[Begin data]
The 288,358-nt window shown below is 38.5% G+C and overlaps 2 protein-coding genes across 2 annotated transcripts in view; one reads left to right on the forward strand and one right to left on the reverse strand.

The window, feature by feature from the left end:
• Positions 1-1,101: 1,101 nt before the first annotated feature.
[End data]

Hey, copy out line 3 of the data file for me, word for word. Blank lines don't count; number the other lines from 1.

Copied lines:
• Positions 1-1,101: 1,101 nt before the first annotated feature.